According to the research in May of 1898 done by Ali Ferruh Bey who was performing his duty as American Middle Ambassador between the years 1898-1900, the leader of the Armenian conspirators in America was Nishan Garabetian (BOA, Yıldız Esas Evrakı, 136/53, 136/67; 136/78, 139/104).
All of these activities of Armenians were closely followed by Ottoman diplomats working in USA and reports were written to Istanbul. The Ottoman Empire’s USA Middle Ambassador Mustafa Şefik Bey gave the work of researching Armenian activities in Boston to New York Primary Consul Aziz Bey in November of 1901. Aziz Bey resented the report he prepared to the ambassador and informed that almost all Armenians in America were from a “conspirator group,” they should be kept under observance and the embassy should start an enterprise before USA government for the elimination of Arapkir Orphanage Society by always investigating about Armenian committees (BOA, Y. MTV. 225/81, lef. 1. 24 Ocak 1902).
The Ottoman Empire accepted that the biggest Armenian conspirator committee was in America. It was proved that they send large amounts of weapons, armoury and money to Batumi, Kars and other regions where the Armenian population is large in the Ottoman Empire. Arms sent to Batumi were distributed to the guerrillas (11 June 1908), (BOA HR.SYS. 2743/60). Four revolvers and three hunting rifle were found in the house of Josef Azaryan Efendi, who was from the American people and lived in Büyükada, and it was understood that his brother Artaki was also involved (BOA, Y.MTV. 286/16).
When the Ottoman Empire had to decide on deportations in the First World War, American ambassador in Istanbul Henry Morgenthau protested this decision. For Americans, deportations of Armenians meant the vanity of all activities carried out in Anatolia since 1880 and the waste of an investment of millions of dollars. For this reason, a huge propaganda was started in USA public opinion against the Ottoman Empire.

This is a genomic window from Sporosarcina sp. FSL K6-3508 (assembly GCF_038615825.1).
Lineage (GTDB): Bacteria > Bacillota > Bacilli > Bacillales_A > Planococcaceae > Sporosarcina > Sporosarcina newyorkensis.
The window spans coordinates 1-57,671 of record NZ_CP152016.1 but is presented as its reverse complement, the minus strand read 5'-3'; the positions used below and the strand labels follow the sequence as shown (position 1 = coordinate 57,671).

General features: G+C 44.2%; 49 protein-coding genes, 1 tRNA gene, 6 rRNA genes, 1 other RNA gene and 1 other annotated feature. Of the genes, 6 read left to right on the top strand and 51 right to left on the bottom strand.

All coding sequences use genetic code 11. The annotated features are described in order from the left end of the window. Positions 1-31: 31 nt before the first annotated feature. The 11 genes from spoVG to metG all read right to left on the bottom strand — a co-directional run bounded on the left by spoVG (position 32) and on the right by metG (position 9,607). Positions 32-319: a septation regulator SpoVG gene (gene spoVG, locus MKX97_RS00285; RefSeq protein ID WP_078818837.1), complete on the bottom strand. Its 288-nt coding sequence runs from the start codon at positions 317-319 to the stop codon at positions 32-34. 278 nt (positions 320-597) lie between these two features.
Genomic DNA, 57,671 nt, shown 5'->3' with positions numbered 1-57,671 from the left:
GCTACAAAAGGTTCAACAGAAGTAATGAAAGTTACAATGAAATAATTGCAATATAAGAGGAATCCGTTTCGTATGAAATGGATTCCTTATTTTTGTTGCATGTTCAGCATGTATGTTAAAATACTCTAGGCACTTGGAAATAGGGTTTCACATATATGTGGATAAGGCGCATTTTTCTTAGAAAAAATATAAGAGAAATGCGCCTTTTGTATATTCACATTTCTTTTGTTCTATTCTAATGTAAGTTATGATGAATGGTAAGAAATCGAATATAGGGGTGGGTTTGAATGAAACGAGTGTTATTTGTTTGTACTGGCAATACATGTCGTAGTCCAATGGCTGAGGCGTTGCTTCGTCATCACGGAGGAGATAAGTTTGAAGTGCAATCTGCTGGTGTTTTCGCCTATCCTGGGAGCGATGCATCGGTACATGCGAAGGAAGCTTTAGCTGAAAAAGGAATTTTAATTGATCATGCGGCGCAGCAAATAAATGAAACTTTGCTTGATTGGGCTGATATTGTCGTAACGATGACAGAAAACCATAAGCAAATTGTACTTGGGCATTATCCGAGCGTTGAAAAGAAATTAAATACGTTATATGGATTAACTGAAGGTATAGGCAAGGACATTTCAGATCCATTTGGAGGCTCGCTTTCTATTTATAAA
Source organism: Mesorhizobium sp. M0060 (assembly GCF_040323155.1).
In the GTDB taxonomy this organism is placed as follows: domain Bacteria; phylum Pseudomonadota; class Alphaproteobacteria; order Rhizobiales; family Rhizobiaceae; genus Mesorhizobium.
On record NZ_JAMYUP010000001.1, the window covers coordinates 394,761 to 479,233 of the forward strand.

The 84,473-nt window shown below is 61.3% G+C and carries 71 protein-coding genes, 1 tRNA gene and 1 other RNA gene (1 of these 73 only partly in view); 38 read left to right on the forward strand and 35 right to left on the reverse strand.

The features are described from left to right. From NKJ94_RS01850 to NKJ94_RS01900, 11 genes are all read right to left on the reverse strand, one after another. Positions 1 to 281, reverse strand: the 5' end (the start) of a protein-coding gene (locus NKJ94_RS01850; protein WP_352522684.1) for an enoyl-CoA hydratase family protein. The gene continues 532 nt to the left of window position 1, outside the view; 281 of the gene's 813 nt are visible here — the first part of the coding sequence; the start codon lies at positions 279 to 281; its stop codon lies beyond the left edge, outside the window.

A charity organization called “American Committee for Armenian and Syrian Relief” planned to affect the public opinion in America and Europe by publishing the telegraphs coming from their employees with the title of “Ambassador Morgenthau’s Story” in New York in 1916. This book is still an important reference for Armenian and European writers. Such telegraphs were published in American newspapers during the war. Armenians in America supported, thanks to these articles, the Armenians in Eastern and Southern Anatolia during the war with money and arms.
An organization named “American Committee for Independence of Armenia” was established in America in 1919. This organization carried out country-wide activities against Turks. According to American President Wilson, the Great Armenian State should have been founded in Eastern Anatolia at the end of the war. Wilson had this opinion as a result of the propagandas of Armenians in America and missionaries, who were their supporters. Admiral Bristol, who was appointed to Istanbul as High Commissar after the Treaty of Mondros, on the other hand, thought differently than the President. He argued that Turkey’s unity should have stayed as a whole.